Legal back and forth begins ahead of injunction hearing against state’s abortion trigger law

The hearing at Orleans Parish Civil District Court is set for Friday at 10 a.m.
Published: Jul. 5, 2022 at 11:13 PM CDT
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NEW ORLEANS (WVUE) - Attorney General Jeff Landry said the temporary restraining order is preventing his office from enforcing pro-life law in Louisiana. Over the Fourth of July weekend, he asked the Louisiana Supreme Court to dissolve the lawsuit ahead of Friday’s hearing.

Benjamin Clapper, executive director of Louisiana Right to Life, supported Landry’s effort in a statement saying:

“Louisiana is a pro-life state, and our laws reflect our citizen’s determination to protect life. We call upon the Louisiana Supreme Court to throw out this baseless lawsuit. It’s time Louisiana protects unborn babies from abortion.”

The opposition said Landry has no right to bypass due process and asked the Louisiana Supreme Court to reject his request.

“I wasn’t surprised. I actually expected something splashy from him,” said State Rep. Mandie Landry (D-New Orleans).

She said she doesn’t believe the La. Supreme Court will consider the Attorney General’s request, in fact, she believes this is the first step in a long legal back-and-forth.

“I think there’s a good chance the injunction will be granted, and if that happens while there may be an appeal process, I tend to think the legislature will call itself back into a special session.”

While the supreme court has yet to respond to the AG’s request, court watchers believe Friday’s hearing will stay on schedule.

Dr. Robert Collins, public policy professor at Dillard University, said because state court judges are elected by the people and most of Orleans Parish voters lean pro-choice, Judge Robin Giarrusso will likely rule in favor of the plaintiffs.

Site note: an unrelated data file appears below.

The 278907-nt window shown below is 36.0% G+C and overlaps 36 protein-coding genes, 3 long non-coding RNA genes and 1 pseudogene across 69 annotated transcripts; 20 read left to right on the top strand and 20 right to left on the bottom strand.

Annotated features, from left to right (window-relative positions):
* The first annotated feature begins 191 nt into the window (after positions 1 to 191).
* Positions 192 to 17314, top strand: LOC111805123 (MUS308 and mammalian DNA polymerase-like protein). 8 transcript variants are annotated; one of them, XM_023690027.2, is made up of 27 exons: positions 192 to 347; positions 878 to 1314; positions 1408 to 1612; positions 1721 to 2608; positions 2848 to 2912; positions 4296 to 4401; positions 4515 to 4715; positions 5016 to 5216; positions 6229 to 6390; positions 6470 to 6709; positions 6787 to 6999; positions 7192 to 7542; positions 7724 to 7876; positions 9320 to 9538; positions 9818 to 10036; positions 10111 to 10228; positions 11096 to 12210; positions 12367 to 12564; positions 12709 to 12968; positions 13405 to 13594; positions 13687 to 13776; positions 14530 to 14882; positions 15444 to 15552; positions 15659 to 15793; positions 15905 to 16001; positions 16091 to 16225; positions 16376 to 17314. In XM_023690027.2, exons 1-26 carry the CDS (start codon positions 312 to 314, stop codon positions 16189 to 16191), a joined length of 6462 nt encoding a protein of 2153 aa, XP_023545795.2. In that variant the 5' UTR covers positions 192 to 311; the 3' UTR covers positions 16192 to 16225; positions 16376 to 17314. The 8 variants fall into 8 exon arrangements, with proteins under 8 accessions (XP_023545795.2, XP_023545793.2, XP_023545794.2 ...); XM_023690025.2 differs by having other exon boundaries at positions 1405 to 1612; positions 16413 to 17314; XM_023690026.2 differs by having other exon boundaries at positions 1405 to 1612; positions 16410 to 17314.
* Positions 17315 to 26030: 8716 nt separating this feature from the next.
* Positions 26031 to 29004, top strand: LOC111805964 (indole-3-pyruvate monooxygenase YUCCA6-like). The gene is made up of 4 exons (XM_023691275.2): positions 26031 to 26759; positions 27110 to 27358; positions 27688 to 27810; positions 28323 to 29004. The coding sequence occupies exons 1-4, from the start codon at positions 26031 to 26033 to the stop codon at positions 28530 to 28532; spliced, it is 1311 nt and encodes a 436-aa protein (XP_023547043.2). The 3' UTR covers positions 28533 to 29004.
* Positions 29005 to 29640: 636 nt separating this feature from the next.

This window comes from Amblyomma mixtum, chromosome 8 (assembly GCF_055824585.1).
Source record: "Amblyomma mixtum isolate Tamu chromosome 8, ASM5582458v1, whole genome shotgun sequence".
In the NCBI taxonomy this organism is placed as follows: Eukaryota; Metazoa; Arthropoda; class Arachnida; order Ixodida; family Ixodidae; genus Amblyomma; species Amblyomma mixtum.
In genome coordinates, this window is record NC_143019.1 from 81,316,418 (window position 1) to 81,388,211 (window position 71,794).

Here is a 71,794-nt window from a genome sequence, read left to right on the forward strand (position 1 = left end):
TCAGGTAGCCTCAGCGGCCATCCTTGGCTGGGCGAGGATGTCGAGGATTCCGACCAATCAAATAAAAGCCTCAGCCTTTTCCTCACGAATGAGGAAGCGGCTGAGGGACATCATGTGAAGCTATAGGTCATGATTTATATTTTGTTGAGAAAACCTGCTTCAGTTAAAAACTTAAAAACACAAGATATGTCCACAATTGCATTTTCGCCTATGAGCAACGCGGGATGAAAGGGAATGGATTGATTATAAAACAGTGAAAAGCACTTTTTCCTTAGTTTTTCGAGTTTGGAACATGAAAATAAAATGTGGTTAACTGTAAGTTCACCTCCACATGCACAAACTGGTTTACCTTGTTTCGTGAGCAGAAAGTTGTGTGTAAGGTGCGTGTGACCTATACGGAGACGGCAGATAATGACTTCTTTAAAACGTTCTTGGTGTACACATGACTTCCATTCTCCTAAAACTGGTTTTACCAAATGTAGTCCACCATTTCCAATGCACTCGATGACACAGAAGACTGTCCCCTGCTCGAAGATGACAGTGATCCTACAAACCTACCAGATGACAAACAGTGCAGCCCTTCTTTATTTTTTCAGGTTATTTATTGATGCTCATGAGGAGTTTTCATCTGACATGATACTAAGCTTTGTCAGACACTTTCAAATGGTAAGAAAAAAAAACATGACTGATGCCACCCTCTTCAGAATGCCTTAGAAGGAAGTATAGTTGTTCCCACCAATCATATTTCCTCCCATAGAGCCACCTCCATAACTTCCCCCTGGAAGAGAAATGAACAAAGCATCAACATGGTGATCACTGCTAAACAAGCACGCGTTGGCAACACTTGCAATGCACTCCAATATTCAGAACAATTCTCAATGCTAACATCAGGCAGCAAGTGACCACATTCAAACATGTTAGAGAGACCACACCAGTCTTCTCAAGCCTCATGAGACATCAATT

“You can expect their political philosophy, their judicial philosophy, their legal philosophy, to reflect the opinions of the electorate they come from,” he said.

But at the end of the day, he said the losing side will appeal.

“The question is what’s going to happen when it gets to the appellate and the supreme court level?” said Collins. “I think most court watchers will say the plaintiffs will have a much more difficult time at those levels because those justices are elected from very conservative districts.”

Collins called the lawsuit a delay tactic; a strategy to stretch the process out with the hope of some sort of intervention from the federal government.

“It will certainly be several months at a minimum before this case is resolved with finality, we know that. What we don’t know is whether or not the appellate and the supreme court are going to allow the abortion clinics to stay open for that entire period of months while due process is playing out. We don’t know the answer to that yet.”

Meanwhile, some physicians and patients say the language of the new law is still too vague.

“So they’re worried about what this means to the care of their patients and also the legal ramifications,” said Rep. Mandie Landry.

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